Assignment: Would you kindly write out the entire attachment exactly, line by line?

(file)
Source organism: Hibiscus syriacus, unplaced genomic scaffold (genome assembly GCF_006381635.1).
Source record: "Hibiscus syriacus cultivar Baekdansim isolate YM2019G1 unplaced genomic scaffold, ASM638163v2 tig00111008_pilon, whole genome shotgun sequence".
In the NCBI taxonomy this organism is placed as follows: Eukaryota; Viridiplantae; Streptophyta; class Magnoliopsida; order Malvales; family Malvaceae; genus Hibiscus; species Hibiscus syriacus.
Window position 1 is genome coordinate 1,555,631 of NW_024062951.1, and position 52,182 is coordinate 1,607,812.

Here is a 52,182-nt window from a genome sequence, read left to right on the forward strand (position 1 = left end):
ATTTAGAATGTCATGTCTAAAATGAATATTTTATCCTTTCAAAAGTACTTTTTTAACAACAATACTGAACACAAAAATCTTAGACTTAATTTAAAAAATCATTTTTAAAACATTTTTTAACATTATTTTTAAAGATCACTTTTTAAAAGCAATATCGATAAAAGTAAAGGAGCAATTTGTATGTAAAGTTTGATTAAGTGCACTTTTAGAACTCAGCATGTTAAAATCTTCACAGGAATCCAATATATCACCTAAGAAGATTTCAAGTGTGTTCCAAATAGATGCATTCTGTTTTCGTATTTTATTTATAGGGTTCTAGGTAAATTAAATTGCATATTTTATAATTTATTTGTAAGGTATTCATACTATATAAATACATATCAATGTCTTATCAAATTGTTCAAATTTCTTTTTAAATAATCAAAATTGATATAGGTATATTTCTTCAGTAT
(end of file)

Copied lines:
Source organism: Hibiscus syriacus, unplaced genomic scaffold (genome assembly GCF_006381635.1).
Source record: "Hibiscus syriacus cultivar Baekdansim isolate YM2019G1 unplaced genomic scaffold, ASM638163v2 tig00111008_pilon, whole genome shotgun sequence".
In the NCBI taxonomy this organism is placed as follows: Eukaryota; Viridiplantae; Streptophyta; class Magnoliopsida; order Malvales; family Malvaceae; genus Hibiscus; species Hibiscus syriacus.
Window position 1 is genome coordinate 1,555,631 of NW_024062951.1, and position 52,182 is coordinate 1,607,812.

Here is a 52,182-nt window from a genome sequence, read left to right on the forward strand (position 1 = left end):
ATTTAGAATGTCATGTCTAAAATGAATATTTTATCCTTTCAAAAGTACTTTTTTAACAACAATACTGAACACAAAAATCTTAGACTTAATTTAAAAAATCATTTTTAAAACATTTTTTAACATTATTTTTAAAGATCACTTTTTAAAAGCAATATCGATAAAAGTAAAGGAGCAATTTGTATGTAAAGTTTGATTAAGTGCACTTTTAGAACTCAGCATGTTAAAATCTTCACAGGAATCCAATATATCACCTAAGAAGATTTCAAGTGTGTTCCAAATAGATGCATTCTGTTTTCGTATTTTATTTATAGGGTTCTAGGTAAATTAAATTGCATATTTTATAATTTATTTGTAAGGTATTCATACTATATAAATACATATCAATGTCTTATCAAATTGTTCAAATTTCTTTTTAAATAATCAAAATTGATATAGGTATATTTCTTCAGTAT